At 1 a.m. on a Sunday, as my new boyfriend and I sat exhausted on a curb, I looked up to see the Eiffel Tower. Not the real one, of course, but the glitzy replica in Las Vegas. There it stood next to the equally flashy Paris balloon, modeled after the historic version launched by the Montgolfier brothers in 1783.
“We’ll always have Paris,” I said, taking a swig of vodka from our shared flask. Or, at least, a kind of copy of Paris that’s a lot closer and less expensive.
We had wanted a romantic getaway, but I didn’t have a lot of cash to splurge on Europe. Las Vegas seemed more affordable, but could we visit the city of sin at a discount price? I had a hunch it was possible if I played my cards right.
Luckily, my guy had insider knowledge, having lived in the city previously. He knew the right gravel pits just outside the main drag for the best views of the lights, knew how to glean the beauty in all that artifice, and how to get the maximum free entertainment possible.
We went into our faux-glam adventure with some plans that were a bit of a gamble — some that worked, and a few that we figured out along the way. I thought I could observe Las Vegas with an air of detachment, especially if I wasn’t fully investing in its many sinful delights. What I found is that its seductive rhythms have a way of moving through you, even for just a little while. Here are some tips for Vegas on a budget.
Save on airfare and lodging
I stepped out of my comfort zone and booked a flight on Spirit Airlines for $103 each, including seat fees of $31 each so we could sit together. We didn’t, however, pay to bring a carry-on bag — whatever we brought had to fit under the seat in front of us.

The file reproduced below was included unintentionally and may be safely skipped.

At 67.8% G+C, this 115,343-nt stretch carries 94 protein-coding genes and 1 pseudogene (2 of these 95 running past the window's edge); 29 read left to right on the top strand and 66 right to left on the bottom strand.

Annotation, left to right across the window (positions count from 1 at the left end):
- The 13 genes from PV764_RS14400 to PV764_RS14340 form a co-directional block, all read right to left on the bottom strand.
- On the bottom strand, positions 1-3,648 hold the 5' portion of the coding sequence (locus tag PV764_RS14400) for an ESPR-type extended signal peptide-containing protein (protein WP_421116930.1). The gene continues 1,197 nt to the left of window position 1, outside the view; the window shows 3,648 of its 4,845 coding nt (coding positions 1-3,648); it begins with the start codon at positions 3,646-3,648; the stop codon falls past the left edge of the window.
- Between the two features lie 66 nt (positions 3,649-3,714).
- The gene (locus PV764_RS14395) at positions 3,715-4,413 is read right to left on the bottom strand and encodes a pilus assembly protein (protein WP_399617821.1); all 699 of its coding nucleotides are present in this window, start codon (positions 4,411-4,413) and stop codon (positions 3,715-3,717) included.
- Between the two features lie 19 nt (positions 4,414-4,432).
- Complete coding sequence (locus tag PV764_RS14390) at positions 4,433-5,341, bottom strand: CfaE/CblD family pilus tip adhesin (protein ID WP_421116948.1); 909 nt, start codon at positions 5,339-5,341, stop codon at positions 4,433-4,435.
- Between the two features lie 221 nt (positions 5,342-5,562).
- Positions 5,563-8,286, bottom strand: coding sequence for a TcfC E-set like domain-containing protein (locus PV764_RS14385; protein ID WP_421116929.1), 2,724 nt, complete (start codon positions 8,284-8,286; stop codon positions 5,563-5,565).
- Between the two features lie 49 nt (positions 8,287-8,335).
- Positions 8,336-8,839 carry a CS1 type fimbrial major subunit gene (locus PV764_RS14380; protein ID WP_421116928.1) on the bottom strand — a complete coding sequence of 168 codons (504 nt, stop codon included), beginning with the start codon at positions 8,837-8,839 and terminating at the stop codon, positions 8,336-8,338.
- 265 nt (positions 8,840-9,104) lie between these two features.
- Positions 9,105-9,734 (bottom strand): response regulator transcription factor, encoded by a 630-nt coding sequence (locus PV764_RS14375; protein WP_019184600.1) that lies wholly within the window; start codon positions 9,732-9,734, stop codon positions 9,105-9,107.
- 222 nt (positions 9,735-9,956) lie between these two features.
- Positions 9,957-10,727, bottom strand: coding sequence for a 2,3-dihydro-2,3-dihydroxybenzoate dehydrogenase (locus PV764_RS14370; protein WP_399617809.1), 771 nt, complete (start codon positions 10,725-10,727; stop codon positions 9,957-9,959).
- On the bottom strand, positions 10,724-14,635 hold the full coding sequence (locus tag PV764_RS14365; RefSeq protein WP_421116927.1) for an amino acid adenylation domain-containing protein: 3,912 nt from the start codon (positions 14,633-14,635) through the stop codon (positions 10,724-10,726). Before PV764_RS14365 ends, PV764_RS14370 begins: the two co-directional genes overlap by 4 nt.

That means packing light. All I packed was my laptop, a bathing suit and two outfits. I layered up with the cutest clothes I own and hoped I’d be able to stay stylish for the whole vacation. In the end it made bouncing from one hotel to another a lot less burdensome.
Vegas hotels were a lot more expensive on the weekend. We attempted to solve this problem by booking a downtown motel on the weekend and then a foray at the Luxor on Sunday and Monday, for only $78 a night. We loved the faux-Egyptian Luxor. It came with not only an outdoor pool, but access to the wave pool at the Mandalay Bay one casino over, where we buoyed gently in the late afternoon light.
For the weekend, we had originally booked the Desert Hills Motel for $112 a night. Alas, our reservation was canceled via e-mail on Friday, right before our departure. After a moment of panic, we settled on the art deco stylings of the historic El Cortez for $347 on Friday night, in downtown Las Vegas near Fremont Street. Our room’s walls were green, and the bed was lined with white vinyl padding. It was glorious. (To make up for that expense, on Saturday we stayed with my boyfriend’s brother, who lives in Las Vegas.)
Walk or ride